Music Video of the Day: Goodbye To You by Scandal (1982, dir. ???)

I’m not really saying goodbye to you. However, these posts are going to become sporadic for at least the next couple of weeks. I’ve had a chronic cough since I was a little kid. The pulmonologist I am seeing has started me on large doses of prednisone that even he said my system might not be able to handle. But it’s been at least 25+ years of this cough, so I’ll try it. It just means I won’t be able to keep up these posts consistently for a bit.

Anyways, remember that video for The Warrior that Patty Smyth didn’t like, and called an off-Broadway production of Cats? I don’t blame you if you don’t. It’s that video where Smyth was in crazy makeup, there was a dance battle, and some guy breaks a girl’s back, but the video barely calls attention to it. I’ve loved that crazy music video since I saw it a while back. This one I didn’t see until a few years ago.

From what I can tell, this was Scandal’s first music video, which explains the PBS text at the start, and it being a performance video. According to Songfacts, Smyth credits MTV with this song’s success since it didn’t get much radio airplay, but did get played on MTV a lot. Assuming that’s accurate, and MTV could see the results in the marketplace, I bet they played this frequently since they needed to prove that their network could affect record sales.

While saying that it is a “performance video” might make you think of something bland, I don’t think so. I like the set, lighting, and costumes. As far as that area is concerned, I think this looks better than Jump by Van Halen. No, I’m not just saying that since Smyth was the one who was initially approached to replace David Lee Roth. Jump is great, but I still like the look of this better. I also like the rest of the band members trying to do the most eye-catching things in response to whatever Smyth is doing at given moment.

Speaking of Smyth, she is all over the place here. I would love to know what direction she was given.

Patty. You’re hot, spunky, have a great voice, and are a good performer. As long as you play to those strengths, then do whatever feels right in the moment. I’ll get it on camera.

Right up in Ivan’s face! I love it!

You and Zack, that’s great! Keep it up!

Spin, Patty! Spin!

Yeah, drape yourself on the keyboard too.

A little leg can’t hurt.

Get in on this Benjy!

A heel shuffle across the floor. Perfect!

You wrote the song Zack, so always feel free to jump in with one of those looks.

Jump around and point at things.

That’s a rap!

From all the really early 80s music videos I have looked at, the two types that were typically successful were either all over the place like Harden My Heart by Quarterflash, or were stage performances with a charismatic lead-singer like Patty Smyth or David Lee Roth. The video for The Warrior was the first, and this earlier video is an example of the second.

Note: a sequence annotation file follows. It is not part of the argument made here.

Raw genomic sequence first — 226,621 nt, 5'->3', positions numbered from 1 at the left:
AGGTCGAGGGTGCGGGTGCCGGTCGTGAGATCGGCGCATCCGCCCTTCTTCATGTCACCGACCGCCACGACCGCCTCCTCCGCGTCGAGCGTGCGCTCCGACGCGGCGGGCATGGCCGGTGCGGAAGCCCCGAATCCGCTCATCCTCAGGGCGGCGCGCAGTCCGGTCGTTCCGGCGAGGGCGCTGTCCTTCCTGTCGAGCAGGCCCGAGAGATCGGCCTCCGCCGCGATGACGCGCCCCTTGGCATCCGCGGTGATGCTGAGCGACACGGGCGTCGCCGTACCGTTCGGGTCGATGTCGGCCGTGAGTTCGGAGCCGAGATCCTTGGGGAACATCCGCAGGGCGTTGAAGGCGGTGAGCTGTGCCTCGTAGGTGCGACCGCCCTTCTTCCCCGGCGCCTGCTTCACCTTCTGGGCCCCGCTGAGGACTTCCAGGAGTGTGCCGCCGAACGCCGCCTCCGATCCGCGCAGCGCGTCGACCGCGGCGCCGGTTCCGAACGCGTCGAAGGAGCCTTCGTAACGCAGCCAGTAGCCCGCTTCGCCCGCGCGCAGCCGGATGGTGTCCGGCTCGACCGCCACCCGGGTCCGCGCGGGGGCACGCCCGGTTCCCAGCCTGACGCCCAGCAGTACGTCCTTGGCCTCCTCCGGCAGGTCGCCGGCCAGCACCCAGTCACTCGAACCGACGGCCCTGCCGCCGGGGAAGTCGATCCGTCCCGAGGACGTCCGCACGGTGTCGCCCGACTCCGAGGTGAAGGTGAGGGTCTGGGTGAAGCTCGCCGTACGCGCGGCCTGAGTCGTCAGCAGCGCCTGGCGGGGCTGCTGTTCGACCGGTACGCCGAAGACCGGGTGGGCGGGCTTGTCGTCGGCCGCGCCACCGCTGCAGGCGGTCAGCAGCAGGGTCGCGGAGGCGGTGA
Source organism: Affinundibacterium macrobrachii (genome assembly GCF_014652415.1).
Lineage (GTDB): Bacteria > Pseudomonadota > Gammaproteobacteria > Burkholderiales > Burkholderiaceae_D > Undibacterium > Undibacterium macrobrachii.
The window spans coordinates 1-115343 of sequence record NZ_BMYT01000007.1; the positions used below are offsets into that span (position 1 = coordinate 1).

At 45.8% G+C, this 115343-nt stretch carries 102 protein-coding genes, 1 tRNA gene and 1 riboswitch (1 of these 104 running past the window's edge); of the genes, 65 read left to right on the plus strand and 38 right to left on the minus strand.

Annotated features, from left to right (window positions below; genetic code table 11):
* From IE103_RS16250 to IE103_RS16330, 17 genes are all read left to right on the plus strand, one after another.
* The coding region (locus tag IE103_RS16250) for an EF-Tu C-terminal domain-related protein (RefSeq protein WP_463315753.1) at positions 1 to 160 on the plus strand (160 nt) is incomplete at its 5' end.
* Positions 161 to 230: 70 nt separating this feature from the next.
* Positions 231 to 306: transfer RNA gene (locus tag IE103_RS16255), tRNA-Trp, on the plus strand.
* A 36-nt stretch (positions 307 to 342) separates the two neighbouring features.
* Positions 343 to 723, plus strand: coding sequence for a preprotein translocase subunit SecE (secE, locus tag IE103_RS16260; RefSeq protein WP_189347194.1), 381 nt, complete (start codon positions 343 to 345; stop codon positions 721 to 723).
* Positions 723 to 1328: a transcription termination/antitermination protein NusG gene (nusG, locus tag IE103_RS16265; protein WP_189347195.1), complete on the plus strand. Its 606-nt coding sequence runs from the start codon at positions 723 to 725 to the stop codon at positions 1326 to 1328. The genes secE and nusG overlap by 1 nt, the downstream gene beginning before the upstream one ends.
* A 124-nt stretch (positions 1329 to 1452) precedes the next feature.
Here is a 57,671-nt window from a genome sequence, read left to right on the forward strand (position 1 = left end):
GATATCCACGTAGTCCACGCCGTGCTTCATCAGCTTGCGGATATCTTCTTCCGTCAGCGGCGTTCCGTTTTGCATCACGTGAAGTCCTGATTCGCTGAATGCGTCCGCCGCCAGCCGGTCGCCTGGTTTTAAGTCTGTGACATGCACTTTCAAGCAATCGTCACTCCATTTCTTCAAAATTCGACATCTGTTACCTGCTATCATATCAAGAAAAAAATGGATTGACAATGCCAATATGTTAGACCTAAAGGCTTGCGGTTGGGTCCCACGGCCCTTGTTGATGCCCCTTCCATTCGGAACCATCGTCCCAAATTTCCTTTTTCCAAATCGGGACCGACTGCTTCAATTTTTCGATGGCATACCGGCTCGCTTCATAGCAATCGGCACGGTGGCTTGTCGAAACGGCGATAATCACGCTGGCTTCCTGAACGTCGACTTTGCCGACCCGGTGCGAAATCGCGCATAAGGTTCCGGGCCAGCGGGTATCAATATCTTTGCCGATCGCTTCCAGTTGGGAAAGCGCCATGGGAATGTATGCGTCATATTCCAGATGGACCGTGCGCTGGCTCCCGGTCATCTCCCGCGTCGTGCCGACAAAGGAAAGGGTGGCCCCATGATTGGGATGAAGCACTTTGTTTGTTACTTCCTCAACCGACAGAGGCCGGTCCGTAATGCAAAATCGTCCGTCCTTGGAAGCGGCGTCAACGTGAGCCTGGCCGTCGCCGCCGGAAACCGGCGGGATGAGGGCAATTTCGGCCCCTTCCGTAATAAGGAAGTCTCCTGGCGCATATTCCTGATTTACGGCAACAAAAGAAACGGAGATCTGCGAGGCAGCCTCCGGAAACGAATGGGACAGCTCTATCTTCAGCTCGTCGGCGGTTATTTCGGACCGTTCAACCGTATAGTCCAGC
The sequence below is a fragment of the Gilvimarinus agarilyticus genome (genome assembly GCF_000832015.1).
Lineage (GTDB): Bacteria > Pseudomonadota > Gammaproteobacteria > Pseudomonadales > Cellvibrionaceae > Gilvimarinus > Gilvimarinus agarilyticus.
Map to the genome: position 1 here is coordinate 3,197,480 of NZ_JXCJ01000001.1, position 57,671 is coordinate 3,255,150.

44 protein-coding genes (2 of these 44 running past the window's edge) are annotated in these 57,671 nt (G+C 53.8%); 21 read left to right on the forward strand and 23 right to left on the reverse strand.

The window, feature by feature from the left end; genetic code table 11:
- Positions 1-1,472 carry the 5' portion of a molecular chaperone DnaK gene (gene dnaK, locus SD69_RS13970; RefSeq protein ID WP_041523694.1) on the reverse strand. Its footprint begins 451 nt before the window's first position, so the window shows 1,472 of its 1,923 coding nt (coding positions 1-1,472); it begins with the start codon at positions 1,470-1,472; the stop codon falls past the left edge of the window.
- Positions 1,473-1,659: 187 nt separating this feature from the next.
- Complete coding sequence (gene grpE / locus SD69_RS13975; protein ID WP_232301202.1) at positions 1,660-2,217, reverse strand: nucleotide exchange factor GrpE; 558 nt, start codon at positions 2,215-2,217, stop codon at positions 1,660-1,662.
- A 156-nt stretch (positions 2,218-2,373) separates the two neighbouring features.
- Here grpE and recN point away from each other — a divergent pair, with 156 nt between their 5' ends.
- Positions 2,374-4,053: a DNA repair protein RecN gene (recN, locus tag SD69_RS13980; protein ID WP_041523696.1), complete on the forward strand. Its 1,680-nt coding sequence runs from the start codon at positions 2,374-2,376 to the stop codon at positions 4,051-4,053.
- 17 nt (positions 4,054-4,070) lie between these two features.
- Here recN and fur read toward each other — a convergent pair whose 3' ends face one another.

One thing specifically about the song is that while not shown in the video, Paul Shaffer plays a solo on the keyboard based on Runaway by Del Shannon. I only really bring it up because Bon Jovi also did a song by the same title, and apparently Jon Bon Jovi was briefly the guitarist for Scandal in 1983. You can see him below in the early low-budget version of Love’s Got A Line On You.


A Movie A Day #28: Scandal (1989, directed by Michael Caton-Jones)

scandal-posterLondon.  1961.  Doctor Stephen Ward (played by John Hurt) is an artist and an osteopath.  He counts among his patients some of the most distinguished men and women in British society, including the Minister of War, John Profumo (Ian McKellen).  After meeting two young dancers, Christine Keeler (Joanne Whalley) and Mandy Rice-Davies (Bridget Fonda), Stephen becomes their mentor, the Henry Higgins to their Eliza Doolittle.

Under Stephen’s watchful eye, both Christine and Mandy are soon having affairs with some  of the most powerful members of Harold Macmillan’s Conservative government.  Christine becomes the mistress of both Profumo and KGB agent, Yevgeny Ivanov (Jeroen Krabbe), along with maintaining off-and-on relationships with drug dealer Johnny Edgecombe (played by singer Roland Gift) and musician Lucky Gordon (Leon Herbert).

When a disagreement leads to Johnny slashing Lucky’s face and then getting arrested for firing a gun at Stephen’s flat, the public learns the details of Christine’s affair with Profumo.  With the scandal rocking the British government, Stephen is a convenient scapegoat and soon finds himself on trial, charged with making a living off of “immoral earnings.”

Based on the real life scandal that led to the eventual fall of Harold Macmillan’s government, Scandal is remarkably faithful to the facts of the Profumo Affair, even if it did leave out some of the more interesting allegations.  (For instance, no mention is made of an alleged encounter between Mandy Rice-Davies and President Kennedy.)  Though it may seem tame by today’s standards, when Scandal was first released in 1989, it was considered to be something of a scandal itself and it initially got an X rating when it was released in the United States.  (The scandal over Scandal is one of the things that led to the MPAA adopting the NC-17 rating to distinguish between films for adults and “adult” films.  Of course, it didn’t work as a potential NC-17 still carries the same stigma as the X rating did.)